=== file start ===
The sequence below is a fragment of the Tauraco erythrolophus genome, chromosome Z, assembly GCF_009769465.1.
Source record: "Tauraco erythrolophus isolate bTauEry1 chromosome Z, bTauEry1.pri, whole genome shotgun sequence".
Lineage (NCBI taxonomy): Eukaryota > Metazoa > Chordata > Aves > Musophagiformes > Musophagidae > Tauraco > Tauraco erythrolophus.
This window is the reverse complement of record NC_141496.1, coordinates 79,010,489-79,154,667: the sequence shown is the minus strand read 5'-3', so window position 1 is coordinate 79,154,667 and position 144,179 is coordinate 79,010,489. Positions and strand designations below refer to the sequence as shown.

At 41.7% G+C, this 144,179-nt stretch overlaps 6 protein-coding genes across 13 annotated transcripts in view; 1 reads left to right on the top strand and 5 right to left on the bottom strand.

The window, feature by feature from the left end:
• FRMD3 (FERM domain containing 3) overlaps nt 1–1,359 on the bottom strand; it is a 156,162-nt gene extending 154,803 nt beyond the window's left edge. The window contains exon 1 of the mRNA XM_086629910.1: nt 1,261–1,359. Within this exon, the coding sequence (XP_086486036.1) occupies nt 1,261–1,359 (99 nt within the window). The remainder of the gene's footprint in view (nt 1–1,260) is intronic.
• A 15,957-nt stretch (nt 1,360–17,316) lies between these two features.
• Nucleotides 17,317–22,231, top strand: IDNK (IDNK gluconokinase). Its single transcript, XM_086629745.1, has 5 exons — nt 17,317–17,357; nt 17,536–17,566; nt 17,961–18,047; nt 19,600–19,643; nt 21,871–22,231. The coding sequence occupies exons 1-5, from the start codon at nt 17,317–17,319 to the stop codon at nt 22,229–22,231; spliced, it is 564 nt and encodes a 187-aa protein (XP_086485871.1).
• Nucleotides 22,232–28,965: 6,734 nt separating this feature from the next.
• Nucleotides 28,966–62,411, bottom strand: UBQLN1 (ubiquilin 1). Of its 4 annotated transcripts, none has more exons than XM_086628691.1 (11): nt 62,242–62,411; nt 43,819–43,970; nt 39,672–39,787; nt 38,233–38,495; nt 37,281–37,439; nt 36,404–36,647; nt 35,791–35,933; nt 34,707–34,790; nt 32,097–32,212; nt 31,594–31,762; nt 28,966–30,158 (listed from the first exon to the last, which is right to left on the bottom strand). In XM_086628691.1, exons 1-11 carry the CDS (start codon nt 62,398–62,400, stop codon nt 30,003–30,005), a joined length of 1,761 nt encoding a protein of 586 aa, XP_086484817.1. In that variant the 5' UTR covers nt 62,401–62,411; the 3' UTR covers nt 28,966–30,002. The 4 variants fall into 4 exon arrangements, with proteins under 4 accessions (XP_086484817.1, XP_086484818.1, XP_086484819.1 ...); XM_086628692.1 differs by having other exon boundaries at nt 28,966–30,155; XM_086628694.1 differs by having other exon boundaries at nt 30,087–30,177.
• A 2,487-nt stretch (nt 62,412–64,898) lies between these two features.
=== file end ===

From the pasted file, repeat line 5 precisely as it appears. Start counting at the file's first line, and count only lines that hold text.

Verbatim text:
At 41.7% G+C, this 144,179-nt stretch overlaps 6 protein-coding genes across 13 annotated transcripts in view; 1 reads left to right on the top strand and 5 right to left on the bottom strand.